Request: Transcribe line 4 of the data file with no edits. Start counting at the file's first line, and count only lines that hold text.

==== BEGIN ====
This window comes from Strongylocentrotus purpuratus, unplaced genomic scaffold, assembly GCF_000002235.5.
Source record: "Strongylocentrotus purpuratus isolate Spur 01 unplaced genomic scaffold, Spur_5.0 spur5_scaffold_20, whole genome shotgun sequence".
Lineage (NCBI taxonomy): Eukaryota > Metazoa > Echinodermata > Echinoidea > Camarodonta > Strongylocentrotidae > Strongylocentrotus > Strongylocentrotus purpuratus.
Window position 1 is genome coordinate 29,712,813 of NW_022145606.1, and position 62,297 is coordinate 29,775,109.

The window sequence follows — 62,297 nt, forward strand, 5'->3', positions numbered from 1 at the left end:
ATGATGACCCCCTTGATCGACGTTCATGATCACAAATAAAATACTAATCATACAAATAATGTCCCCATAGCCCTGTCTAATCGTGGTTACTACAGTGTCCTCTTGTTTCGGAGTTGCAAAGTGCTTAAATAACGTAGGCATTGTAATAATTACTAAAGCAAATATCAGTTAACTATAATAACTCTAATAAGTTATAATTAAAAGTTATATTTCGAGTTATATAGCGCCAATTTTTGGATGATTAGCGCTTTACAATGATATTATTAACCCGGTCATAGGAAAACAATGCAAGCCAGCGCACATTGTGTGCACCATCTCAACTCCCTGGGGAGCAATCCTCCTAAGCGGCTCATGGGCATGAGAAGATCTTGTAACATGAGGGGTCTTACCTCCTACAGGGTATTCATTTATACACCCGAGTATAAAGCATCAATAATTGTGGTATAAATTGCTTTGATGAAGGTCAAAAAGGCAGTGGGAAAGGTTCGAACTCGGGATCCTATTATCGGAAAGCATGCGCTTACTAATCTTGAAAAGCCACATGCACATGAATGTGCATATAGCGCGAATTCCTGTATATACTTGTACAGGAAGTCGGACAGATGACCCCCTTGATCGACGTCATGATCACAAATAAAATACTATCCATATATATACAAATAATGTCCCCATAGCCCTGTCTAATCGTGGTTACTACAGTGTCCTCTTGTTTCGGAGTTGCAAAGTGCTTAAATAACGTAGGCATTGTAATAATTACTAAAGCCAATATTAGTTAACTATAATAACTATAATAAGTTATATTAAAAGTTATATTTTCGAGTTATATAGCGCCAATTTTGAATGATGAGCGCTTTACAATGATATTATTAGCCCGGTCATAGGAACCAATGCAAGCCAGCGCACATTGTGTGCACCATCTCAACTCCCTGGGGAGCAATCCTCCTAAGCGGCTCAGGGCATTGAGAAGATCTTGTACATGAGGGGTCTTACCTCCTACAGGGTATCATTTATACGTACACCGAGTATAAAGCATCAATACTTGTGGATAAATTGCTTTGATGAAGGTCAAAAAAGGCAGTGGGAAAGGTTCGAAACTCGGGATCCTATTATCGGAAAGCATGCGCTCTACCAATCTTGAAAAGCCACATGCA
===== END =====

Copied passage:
Window position 1 is genome coordinate 29,712,813 of NW_022145606.1, and position 62,297 is coordinate 29,775,109.